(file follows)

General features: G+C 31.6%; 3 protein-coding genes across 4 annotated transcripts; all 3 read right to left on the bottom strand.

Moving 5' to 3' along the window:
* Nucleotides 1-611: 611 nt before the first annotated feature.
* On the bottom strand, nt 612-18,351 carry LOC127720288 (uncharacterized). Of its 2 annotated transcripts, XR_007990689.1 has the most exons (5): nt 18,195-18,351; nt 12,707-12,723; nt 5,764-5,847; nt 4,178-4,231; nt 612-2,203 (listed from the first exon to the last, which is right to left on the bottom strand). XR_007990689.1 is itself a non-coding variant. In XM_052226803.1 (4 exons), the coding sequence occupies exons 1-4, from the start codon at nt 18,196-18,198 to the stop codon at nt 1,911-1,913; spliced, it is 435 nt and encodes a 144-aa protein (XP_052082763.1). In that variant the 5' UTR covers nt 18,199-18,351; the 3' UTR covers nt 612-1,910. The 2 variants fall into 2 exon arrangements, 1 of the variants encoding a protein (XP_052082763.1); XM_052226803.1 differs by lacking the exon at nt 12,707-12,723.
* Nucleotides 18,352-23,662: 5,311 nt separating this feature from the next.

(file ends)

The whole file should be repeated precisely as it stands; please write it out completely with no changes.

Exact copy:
General features: G+C 31.6%; 3 protein-coding genes across 4 annotated transcripts; all 3 read right to left on the bottom strand.

Moving 5' to 3' along the window:
* Nucleotides 1-611: 611 nt before the first annotated feature.
* On the bottom strand, nt 612-18,351 carry LOC127720288 (uncharacterized). Of its 2 annotated transcripts, XR_007990689.1 has the most exons (5): nt 18,195-18,351; nt 12,707-12,723; nt 5,764-5,847; nt 4,178-4,231; nt 612-2,203 (listed from the first exon to the last, which is right to left on the bottom strand). XR_007990689.1 is itself a non-coding variant. In XM_052226803.1 (4 exons), the coding sequence occupies exons 1-4, from the start codon at nt 18,196-18,198 to the stop codon at nt 1,911-1,913; spliced, it is 435 nt and encodes a 144-aa protein (XP_052082763.1). In that variant the 5' UTR covers nt 18,199-18,351; the 3' UTR covers nt 612-1,910. The 2 variants fall into 2 exon arrangements, 1 of the variants encoding a protein (XP_052082763.1); XM_052226803.1 differs by lacking the exon at nt 12,707-12,723.
* Nucleotides 18,352-23,662: 5,311 nt separating this feature from the next.